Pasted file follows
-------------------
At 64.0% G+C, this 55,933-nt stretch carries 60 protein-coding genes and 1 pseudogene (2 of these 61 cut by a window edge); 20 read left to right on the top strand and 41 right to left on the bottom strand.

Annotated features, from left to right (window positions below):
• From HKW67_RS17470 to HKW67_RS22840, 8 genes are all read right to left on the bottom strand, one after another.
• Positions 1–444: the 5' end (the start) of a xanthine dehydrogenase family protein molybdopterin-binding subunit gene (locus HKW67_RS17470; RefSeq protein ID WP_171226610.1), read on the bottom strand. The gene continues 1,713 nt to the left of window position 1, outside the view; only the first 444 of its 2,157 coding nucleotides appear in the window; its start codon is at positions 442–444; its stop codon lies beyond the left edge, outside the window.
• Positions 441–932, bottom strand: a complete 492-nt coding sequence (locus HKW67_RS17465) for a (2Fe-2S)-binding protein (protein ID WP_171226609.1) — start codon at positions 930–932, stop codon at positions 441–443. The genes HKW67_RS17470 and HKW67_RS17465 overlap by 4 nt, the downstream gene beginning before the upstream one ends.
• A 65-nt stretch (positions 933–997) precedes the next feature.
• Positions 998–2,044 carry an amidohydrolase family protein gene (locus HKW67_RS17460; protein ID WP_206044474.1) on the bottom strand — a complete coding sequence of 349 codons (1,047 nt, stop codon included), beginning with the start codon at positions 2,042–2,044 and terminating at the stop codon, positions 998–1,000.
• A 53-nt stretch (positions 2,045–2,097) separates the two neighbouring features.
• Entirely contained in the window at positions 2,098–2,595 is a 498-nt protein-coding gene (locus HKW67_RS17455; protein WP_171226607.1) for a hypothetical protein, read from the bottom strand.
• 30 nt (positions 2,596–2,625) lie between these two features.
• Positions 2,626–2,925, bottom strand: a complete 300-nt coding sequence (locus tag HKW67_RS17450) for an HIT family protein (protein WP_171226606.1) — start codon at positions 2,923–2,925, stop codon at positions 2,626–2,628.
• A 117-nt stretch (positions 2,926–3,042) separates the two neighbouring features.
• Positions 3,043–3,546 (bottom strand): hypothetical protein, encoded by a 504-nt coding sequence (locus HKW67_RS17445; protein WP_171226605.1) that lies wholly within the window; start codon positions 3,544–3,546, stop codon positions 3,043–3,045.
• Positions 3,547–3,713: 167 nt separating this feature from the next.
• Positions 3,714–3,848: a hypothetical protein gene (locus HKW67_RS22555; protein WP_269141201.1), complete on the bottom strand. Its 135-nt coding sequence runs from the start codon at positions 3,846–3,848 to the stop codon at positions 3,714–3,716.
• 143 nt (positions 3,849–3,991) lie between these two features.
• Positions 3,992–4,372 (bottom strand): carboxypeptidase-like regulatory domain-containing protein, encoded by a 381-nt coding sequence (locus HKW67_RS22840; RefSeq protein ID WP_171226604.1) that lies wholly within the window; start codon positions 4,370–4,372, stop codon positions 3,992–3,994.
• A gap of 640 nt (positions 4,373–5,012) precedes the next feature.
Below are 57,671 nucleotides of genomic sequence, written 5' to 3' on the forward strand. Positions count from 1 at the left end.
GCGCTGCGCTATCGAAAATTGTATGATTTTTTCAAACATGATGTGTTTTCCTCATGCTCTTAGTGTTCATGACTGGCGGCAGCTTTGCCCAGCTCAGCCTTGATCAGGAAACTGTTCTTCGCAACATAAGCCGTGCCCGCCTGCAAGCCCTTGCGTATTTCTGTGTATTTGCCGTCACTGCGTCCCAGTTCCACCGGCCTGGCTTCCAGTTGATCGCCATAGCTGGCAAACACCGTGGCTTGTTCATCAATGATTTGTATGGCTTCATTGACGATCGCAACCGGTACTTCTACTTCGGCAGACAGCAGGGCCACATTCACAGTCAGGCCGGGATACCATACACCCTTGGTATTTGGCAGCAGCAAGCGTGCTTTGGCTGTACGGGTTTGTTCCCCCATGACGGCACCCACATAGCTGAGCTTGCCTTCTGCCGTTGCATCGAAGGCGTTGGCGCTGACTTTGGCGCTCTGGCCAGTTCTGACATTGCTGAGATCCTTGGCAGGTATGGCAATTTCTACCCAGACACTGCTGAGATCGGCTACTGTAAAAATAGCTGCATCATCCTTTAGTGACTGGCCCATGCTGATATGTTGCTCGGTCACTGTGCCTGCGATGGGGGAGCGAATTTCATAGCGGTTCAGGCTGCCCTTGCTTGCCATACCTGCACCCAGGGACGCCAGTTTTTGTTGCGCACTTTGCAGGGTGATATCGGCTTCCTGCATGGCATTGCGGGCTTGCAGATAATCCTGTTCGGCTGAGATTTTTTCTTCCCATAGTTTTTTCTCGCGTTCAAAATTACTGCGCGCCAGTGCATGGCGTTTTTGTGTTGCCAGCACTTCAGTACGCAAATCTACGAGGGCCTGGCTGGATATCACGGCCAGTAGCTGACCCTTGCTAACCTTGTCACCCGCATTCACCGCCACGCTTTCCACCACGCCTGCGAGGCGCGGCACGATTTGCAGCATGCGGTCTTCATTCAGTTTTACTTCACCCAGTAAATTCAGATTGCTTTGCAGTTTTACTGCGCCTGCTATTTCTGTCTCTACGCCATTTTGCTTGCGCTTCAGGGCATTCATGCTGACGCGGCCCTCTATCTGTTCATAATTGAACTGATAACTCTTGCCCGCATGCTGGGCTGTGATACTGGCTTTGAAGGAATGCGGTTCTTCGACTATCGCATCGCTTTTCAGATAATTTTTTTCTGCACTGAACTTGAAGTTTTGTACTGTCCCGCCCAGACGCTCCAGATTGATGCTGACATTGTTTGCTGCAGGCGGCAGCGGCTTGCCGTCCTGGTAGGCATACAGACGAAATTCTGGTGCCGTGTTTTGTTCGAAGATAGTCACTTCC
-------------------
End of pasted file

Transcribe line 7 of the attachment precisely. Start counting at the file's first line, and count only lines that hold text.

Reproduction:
• Positions 998–2,044 carry an amidohydrolase family protein gene (locus HKW67_RS17460; protein ID WP_206044474.1) on the bottom strand — a complete coding sequence of 349 codons (1,047 nt, stop codon included), beginning with the start codon at positions 2,042–2,044 and terminating at the stop codon, positions 998–1,000.